Archer Taylor, German: Berkeley

Professor Emeritus

To write of the life and honors of Archer Taylor within this narrow compass and yet to do justice to his career is not only impossible, but superfluous. For his name is a byword in academic circles. A graduate of Harvard, he began his career as an Instructor of German at Pennsylvania State College; seventeen years later, he was chairman of the Department of German at the University of Chicago, having broadened his area of interest meanwhile from German literature in the narrower sense to medieval literature and folklore. In 1939 he came to the University of California, where he assumed the chairmanship of the Department of German the following year. As his copious publications in the most divergent fields began to appear, so also did honors and recognition come to him, the latter obviously the result of the former. His works on fairy-tale motifs in the late Middle Ages, his publications on folklore of many nations and varieties, his several collections of riddles, his landmark book on problems of research in German Renaissance literature, his authoritative work on bibliography and the bibliography of bibliography all brought with them the title of Ehrensenator of the University of Giessen, two Guggenheim Fellowships, an honorary D.Phil. from the University of Kiel, an LL.D. from the University of California, honorary membership in the Finno-Ugrain Society, the Finnish Literary Society, the Norwegian Science Society, the Finnish Academy of Science and Letters, the German Society of Folklore--the list could go on and on. As vice president of the Modern Language Association in 1933 and 1950 and president in 1951, vice president and fellow of the Mediaeval Academy of America, and president of the American Folklore Society, he became well-known for his wise decisions and for his considered policies based on prodigious experience and knowledge. But such honors are a testimonial only to that which needs no documentation, his distinguished scholarly career. More important to his memory is the witness of Archer Taylor as teacher and colleague.

Generations of students from Harvard to Berkeley were privileged to experience the broad sweep of Archer Taylor's encyclopaedic mind.

He ranged freely over the entire field of folk literature and folk customs and popular art forms, from the inscriptions on the walls of Pompeii to the Meistersingers in sixteenth century Nürnberg, from the tales of classical antiquity to the narrative store of nineteenth-century realism. He was never guided by a need for self-assertion and display but by an overriding concern that precious facts from history might be lost. He pitted his phenomenal memory against the lengthening shadows of oblivion.

For his students he set an example for research by his simply phrased insights, which revealed to the discerning students a rare intuition of what is essential in the historical setting and in the methods of his field. He was a firm believer in honest statements, and he was quick to see through pretense. A historian of legends and folk tales, he became a legend in his own lifetime. He knew it and he delighted in hearing anecdotes about himself. Any student who took flight in fanciful, theoretical statements he would call back by saying: “Now tell me what you just said in your own words.”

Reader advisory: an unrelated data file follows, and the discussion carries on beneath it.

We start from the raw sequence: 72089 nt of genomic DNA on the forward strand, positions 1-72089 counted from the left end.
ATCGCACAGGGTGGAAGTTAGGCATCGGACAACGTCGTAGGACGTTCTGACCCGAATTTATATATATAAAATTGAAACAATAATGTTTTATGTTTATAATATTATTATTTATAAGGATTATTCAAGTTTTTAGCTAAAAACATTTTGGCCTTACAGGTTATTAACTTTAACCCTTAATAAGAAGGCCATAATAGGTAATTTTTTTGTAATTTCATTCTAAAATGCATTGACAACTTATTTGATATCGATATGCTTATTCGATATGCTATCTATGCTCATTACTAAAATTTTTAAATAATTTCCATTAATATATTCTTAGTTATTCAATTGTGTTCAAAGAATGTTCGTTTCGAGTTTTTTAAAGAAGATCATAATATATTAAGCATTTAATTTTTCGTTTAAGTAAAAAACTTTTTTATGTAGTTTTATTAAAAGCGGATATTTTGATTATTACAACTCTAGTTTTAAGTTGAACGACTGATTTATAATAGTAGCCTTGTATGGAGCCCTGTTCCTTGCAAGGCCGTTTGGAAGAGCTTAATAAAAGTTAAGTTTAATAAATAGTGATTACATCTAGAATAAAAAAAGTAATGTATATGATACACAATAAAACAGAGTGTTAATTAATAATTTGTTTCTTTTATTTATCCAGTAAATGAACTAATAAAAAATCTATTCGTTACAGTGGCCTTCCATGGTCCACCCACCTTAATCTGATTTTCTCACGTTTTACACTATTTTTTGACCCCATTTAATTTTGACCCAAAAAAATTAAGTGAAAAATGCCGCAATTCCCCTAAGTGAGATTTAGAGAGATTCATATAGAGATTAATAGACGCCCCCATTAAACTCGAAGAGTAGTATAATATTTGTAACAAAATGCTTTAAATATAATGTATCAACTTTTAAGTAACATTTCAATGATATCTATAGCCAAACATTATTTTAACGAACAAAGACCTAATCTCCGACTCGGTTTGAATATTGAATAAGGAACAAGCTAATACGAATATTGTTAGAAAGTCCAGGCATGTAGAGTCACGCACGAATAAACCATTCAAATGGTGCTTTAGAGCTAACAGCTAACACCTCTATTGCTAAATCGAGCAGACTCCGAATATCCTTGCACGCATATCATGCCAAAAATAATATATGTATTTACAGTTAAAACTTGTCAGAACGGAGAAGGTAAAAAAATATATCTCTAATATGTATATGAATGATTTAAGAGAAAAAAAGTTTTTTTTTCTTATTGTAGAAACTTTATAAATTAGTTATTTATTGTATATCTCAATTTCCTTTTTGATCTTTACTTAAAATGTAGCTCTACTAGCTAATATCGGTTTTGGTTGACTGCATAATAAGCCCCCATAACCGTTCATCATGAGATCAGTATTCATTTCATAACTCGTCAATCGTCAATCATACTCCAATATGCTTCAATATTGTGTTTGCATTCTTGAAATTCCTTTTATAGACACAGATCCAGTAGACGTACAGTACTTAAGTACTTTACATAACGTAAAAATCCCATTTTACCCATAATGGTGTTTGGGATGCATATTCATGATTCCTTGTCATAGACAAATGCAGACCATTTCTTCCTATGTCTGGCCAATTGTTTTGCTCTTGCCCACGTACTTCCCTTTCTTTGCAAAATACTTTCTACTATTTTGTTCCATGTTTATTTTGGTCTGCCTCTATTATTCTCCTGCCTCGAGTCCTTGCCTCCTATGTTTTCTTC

Archer Taylor inherited a strong constitution and a keen mind. His Quaker background rendered him frugal, diligent, and righteous; he went his quiet unassuming way, and he left behind treasured memories of an exceptional human being and a vast heritage of accomplishment. He was a rugged pioneer in body and in mind. He was a man as much at home on the land as in the lecture hall and in the library. He tended his orchards and garden in the same unhurried and methodical manner in which he expounded in the classroom and pursued his research in the stacks. He planted his share of trees, built his own home, and wrote his many books. His was an exemplary interplay of vita contemplativa and vita activa.

He was a down-to-earth person, rarely ruffled by people or circumstances, and never given to ostentation or impressed by pretentiousness. He accepted his many honors casually and gracefully, and rarely without an honest touch of surprise. His broad smile was contagious and his candor invited trust. To his children he was a gentle father, to his wife an understanding and considerate companion, to his associates a loyal and helpful friend, and to his many students a patient, encouraging teacher, and a scholar to be emulated. Following his retirement, his ranch in Napa Valley became a veritable mecca for his many friends and fellow scholars.

Working in his garden, reading the books in his library, teaching his students, and writing his books and articles were but different facets of one activity which will be remembered after his death because it was simple, significant, and creative at the same time.

Joseph Mileck Frederic C. Tubach Blake Lee Spahr